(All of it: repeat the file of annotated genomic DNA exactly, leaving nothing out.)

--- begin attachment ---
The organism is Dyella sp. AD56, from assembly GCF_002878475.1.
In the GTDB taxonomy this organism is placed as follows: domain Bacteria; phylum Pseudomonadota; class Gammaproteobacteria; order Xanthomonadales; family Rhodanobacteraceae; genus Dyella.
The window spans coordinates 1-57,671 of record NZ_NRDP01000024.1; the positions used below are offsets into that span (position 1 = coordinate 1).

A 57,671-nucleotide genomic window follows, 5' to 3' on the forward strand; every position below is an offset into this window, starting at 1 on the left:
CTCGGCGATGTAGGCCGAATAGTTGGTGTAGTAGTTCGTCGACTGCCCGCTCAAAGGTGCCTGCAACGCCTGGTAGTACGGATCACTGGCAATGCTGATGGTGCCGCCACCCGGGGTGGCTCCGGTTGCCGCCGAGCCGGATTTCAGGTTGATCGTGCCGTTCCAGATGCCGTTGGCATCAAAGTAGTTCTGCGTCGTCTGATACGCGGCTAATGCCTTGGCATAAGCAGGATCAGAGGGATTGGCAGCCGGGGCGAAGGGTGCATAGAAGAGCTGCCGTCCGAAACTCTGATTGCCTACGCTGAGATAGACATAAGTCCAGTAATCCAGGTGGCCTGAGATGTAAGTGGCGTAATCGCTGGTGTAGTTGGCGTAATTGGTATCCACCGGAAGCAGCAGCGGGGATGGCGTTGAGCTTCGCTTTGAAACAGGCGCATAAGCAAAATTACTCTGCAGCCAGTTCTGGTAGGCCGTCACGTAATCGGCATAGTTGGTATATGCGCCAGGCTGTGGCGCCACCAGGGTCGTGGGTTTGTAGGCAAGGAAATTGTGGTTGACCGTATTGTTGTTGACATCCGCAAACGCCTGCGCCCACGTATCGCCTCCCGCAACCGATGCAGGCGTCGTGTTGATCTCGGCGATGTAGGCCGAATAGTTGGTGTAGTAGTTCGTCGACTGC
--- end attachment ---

The organism is Dyella sp. AD56, from assembly GCF_002878475.1.
In the GTDB taxonomy this organism is placed as follows: domain Bacteria; phylum Pseudomonadota; class Gammaproteobacteria; order Xanthomonadales; family Rhodanobacteraceae; genus Dyella.
The window spans coordinates 1-57,671 of record NZ_NRDP01000024.1; the positions used below are offsets into that span (position 1 = coordinate 1).

A 57,671-nucleotide genomic window follows, 5' to 3' on the forward strand; every position below is an offset into this window, starting at 1 on the left:
CTCGGCGATGTAGGCCGAATAGTTGGTGTAGTAGTTCGTCGACTGCCCGCTCAAAGGTGCCTGCAACGCCTGGTAGTACGGATCACTGGCAATGCTGATGGTGCCGCCACCCGGGGTGGCTCCGGTTGCCGCCGAGCCGGATTTCAGGTTGATCGTGCCGTTCCAGATGCCGTTGGCATCAAAGTAGTTCTGCGTCGTCTGATACGCGGCTAATGCCTTGGCATAAGCAGGATCAGAGGGATTGGCAGCCGGGGCGAAGGGTGCATAGAAGAGCTGCCGTCCGAAACTCTGATTGCCTACGCTGAGATAGACATAAGTCCAGTAATCCAGGTGGCCTGAGATGTAAGTGGCGTAATCGCTGGTGTAGTTGGCGTAATTGGTATCCACCGGAAGCAGCAGCGGGGATGGCGTTGAGCTTCGCTTTGAAACAGGCGCATAAGCAAAATTACTCTGCAGCCAGTTCTGGTAGGCCGTCACGTAATCGGCATAGTTGGTATATGCGCCAGGCTGTGGCGCCACCAGGGTCGTGGGTTTGTAGGCAAGGAAATTGTGGTTGACCGTATTGTTGTTGACATCCGCAAACGCCTGCGCCCACGTATCGCCTCCCGCAACCGATGCAGGCGTCGTGTTGATCTCGGCGATGTAGGCCGAATAGTTGGTGTAGTAGTTCGTCGACTGC